Be Visible, Use Sidewalks and Be Safe

As daylight hours get shorter, a letter from a friend of the WWBPA couldn’t be more timely.

She writes:
“I have been taking my husband to the station and picking him up five days a week for many years.  We travel down Alexander Road to Scott Avenue, making a right on Wallace, then a left into the station driveway.  I am on Scott Avenue four times per day.  In recent years, it has become a challenge to weave around the pedestrians who prefer to walk in the street rather than use the sidewalk.
We believe the traffic — cars AND walkers/bicyclists — has increased significantly in recent years and, despite the pedestrian improvements such as painted walkways, the risk of a vehicle/pedestrian and/or bike accident is growing.
Please USE THE SIDEWALK on Scott Avenue — rather than walking (or running) on the paved street — and USE THE NEW CROSSWALKS instead of jay-walking diagonally across the streets to and from the station.

Follow common-sense rules of road-sharing and safety, such as “stop and look both ways before crossing” and “don’t assume the motorist sees you.” And don‘t wear all dark clothing when riding a bike at night.”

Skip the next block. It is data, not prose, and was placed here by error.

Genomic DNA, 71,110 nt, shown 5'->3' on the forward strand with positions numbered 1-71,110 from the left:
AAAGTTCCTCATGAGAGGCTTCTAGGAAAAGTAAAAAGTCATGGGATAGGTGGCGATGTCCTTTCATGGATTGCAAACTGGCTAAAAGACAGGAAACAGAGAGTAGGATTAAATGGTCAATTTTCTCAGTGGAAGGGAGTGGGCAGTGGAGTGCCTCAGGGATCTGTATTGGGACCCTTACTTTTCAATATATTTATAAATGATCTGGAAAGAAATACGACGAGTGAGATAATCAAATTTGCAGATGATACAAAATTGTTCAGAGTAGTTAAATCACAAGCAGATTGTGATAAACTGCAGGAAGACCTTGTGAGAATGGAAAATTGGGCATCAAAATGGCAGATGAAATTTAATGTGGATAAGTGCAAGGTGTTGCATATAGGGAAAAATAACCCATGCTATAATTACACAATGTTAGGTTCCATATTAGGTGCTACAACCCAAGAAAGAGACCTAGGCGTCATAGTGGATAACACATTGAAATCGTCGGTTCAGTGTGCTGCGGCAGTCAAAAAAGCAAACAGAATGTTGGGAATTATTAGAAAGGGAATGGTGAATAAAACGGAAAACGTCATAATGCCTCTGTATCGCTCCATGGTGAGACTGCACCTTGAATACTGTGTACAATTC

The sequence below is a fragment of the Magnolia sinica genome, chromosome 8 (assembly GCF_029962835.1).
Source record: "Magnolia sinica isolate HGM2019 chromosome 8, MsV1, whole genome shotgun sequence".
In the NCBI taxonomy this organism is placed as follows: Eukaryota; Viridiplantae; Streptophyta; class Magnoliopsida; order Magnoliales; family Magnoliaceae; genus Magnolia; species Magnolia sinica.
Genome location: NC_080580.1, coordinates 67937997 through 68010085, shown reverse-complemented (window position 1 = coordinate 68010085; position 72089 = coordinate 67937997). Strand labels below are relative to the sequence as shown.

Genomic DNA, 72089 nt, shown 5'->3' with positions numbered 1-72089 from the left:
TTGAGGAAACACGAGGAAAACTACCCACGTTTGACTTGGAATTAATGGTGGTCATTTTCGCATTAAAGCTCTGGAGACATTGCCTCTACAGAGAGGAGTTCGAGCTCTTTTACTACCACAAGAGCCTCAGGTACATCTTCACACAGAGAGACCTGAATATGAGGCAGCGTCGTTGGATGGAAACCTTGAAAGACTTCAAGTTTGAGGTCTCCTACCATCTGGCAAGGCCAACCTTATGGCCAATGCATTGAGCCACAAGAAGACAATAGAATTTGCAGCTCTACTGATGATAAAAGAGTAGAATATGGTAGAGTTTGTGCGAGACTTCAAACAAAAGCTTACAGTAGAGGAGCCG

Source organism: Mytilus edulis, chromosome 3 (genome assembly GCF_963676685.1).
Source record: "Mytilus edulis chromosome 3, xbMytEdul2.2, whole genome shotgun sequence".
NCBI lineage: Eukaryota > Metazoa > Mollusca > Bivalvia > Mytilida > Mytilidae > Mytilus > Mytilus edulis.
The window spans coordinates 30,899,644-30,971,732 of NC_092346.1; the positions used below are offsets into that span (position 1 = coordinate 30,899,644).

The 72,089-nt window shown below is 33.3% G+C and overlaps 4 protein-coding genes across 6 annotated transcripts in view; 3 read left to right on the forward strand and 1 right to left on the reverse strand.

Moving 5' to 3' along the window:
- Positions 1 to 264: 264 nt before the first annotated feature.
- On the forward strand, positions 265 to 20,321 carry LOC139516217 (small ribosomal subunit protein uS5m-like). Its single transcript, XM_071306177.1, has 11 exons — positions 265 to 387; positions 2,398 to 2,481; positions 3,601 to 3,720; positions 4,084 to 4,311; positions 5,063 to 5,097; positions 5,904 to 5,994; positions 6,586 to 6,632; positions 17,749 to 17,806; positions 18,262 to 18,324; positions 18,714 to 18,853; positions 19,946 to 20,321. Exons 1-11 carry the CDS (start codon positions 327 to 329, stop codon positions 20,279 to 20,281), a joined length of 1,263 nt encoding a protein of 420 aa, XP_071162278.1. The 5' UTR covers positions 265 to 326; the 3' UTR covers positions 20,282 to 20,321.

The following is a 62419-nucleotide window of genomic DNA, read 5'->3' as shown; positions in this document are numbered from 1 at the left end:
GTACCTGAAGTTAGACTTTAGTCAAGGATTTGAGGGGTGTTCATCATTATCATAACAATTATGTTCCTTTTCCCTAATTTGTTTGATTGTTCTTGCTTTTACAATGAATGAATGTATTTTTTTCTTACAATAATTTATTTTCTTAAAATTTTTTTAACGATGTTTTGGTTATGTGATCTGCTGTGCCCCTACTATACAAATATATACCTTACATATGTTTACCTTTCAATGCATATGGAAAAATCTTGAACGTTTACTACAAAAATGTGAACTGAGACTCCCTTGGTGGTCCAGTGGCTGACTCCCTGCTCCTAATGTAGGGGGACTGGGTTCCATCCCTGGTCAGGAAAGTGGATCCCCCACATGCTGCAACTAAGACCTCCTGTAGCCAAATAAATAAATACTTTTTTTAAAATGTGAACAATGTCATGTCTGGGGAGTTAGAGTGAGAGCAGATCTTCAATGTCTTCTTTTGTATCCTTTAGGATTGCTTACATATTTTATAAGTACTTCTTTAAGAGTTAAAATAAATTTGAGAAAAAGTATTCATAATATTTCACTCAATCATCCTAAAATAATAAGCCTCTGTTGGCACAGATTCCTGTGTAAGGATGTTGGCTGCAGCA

And a message from the WWBPA: One way to be more visible is to wear a reflective vest. The WWBPA sells them for just $10. Come see us at the farmers’ market.

Why might walkers on Scott Avenue prefer to walk in the road rather than on the sidewalk? Please comment with your views.


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2 Responses to “Be Visible, Use Sidewalks and Be Safe”

  1. Often sidewalks are too narrow for two people to walk side-by-side and I will often see people using the street in these cases. But there are many who walk alone in the street with a perfectly good sidewalk only a few feet to their side. These people I just can’t understand.

  2. Donald Pillsbury says:

    It’s not just Scott Av where pedestrians prefer to use the street instead of the sidewalk. Many times I will see adults walking in the street when a very good sidewalk is available just a few feet away – on the other side of the curb. I’ve often wondered why. I’ve even asked industry professionals if they knew – or if a study has ever been done. (I’ve also been very tempted to stop and ask the individual directly – but was afraid I’d come across too confrontational.) The only thing I’ve been able to surmise is: There is a perception that: “Sidewalks are for children.” If you learn anything more concrete I would appreciate hearing about it.

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